I mean, I don’t want to discourage you, but when you’ve finished your last set, are you shaking and quivering and feel like you’ve been run over by a train?

Because that’s how I usually feel, and my arms and chest are a lot more impressive than before I started lifting. Even though I still feel I’m pathetic, I at least am motivated by my progress to keep working towards my goal.

Hi

it’s not easy to say since you are not giving any specifics of your training program.

But if you have been doing TBW for full 6 month, i think you really need to change something, maybe a upper/lower or push/pull/legs split.

Another thing to remember is the set/rep scheme, everyone reacts different. Some do best with very heavy loads, other with 10-12 reps and less weight, and even that is changing for everyone when they are training.

But whats most important is to remember, that everyone seems to overestimate how ‘hard’ it is to get a noticeable effect from training (people think they have to torture themselves every day and endure great amounts of pain, which is not the case), but they also underestimate how long it takes (the first ~6 weeks of training, there is hardly any muscle grow, only neurological adaptation, and after that a gain of 20lbs of LBW per year is much).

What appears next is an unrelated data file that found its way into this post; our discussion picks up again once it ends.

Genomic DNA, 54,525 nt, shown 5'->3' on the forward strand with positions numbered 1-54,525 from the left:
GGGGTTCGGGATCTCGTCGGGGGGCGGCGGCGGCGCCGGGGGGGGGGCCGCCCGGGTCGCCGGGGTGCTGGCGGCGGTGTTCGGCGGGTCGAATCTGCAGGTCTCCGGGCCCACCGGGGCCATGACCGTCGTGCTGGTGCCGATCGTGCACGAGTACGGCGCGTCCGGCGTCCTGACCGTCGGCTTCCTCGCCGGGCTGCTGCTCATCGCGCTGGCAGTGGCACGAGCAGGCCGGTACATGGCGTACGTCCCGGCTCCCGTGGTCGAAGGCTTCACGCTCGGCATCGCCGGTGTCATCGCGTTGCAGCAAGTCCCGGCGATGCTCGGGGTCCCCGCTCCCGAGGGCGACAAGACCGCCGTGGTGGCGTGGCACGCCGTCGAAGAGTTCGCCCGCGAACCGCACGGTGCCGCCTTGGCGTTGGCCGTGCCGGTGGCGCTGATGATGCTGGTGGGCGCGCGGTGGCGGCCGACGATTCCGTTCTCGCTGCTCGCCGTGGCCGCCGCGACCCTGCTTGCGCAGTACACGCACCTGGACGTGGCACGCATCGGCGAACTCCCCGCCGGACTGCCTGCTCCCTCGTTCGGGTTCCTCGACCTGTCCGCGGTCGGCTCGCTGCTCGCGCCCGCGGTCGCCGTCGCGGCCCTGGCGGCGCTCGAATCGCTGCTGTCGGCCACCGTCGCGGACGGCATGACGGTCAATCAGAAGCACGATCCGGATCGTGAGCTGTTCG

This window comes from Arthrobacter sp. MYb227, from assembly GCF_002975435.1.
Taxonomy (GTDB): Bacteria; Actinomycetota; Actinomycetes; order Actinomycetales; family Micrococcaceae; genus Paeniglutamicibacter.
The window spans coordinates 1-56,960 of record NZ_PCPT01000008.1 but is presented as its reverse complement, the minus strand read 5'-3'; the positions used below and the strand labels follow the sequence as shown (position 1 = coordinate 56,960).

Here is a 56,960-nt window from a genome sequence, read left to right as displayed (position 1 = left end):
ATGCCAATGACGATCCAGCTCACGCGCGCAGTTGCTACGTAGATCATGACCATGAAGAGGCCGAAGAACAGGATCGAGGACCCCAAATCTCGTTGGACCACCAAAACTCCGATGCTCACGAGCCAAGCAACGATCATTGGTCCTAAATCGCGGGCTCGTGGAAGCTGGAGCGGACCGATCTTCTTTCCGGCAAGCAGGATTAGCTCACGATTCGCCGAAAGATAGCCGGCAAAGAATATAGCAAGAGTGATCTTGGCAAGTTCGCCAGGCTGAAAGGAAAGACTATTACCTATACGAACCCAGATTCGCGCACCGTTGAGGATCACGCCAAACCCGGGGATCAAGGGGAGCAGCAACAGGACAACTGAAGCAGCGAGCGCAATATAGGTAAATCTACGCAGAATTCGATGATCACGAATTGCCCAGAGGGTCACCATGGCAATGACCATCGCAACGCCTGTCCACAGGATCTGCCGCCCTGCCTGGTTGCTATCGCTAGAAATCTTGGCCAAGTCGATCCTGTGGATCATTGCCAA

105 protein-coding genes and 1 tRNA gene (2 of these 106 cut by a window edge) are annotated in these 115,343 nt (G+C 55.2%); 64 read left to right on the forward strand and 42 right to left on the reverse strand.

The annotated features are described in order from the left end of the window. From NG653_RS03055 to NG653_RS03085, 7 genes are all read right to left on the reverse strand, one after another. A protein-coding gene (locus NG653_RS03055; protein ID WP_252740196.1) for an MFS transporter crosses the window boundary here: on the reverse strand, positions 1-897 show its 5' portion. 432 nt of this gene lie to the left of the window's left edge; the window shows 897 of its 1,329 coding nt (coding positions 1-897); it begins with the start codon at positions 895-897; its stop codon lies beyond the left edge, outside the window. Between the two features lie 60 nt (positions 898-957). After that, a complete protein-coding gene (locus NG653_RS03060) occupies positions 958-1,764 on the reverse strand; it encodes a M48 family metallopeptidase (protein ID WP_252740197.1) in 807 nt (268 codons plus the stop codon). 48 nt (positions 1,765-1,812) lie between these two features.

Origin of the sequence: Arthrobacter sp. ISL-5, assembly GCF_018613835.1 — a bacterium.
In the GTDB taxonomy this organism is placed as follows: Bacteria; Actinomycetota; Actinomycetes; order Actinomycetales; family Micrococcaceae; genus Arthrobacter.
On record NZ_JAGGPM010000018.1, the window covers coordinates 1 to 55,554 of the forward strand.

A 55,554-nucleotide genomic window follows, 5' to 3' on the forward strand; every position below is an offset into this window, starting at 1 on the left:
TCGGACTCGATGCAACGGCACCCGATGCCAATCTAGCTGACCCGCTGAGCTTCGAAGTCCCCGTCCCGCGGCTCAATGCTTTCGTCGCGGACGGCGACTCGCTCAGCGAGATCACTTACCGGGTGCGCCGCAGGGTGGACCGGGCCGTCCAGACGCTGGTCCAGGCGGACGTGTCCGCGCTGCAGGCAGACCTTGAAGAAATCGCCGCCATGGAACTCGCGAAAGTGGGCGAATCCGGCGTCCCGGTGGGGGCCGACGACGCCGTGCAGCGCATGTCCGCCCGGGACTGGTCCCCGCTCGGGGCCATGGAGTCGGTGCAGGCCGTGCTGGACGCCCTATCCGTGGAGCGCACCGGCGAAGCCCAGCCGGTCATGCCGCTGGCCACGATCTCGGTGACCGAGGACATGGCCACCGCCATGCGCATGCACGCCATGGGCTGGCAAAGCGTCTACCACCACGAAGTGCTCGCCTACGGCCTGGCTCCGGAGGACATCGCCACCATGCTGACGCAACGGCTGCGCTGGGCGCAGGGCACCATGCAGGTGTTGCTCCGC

Last but not least, you often don’t notice the effects/gains of a bulking phase until after you’ve dieted down to a lower BF%.

So i would recommend to change your training program, experiment a little with set/reps, and don’t worry too much about a noticeable optical change as long as you are improving your lifts.

[quote]steinnes wrote:
I am not an expert compared to many people here, but from what you say, 6 months of consistent lifting, and you being a relative beginner (right?), with what looks like a pretty solid bulking diet, your gains are pretty bad. I mean, I expect a newcomer, whose lifting with much intensity and eating well, to make a lot more progress.

I mean, I don’t want to discourage you, but when you’ve finished your last set, are you shaking and quivering and feel like you’ve been run over by a train?

Because that’s how I usually feel, and my arms and chest are a lot more impressive than before I started lifting. Even though I still feel I’m pathetic, I at least am motivated by my progress to keep working towards my goal.[/quote]

You don’t have to be an expert. You nailed it. No one trains that hard and makes zero progress in terms of muscle mass unless they really aren’t pushing themselves in the weight room. You don’t get extra credit just for showing up. Maybe he works out at Planet Fitness.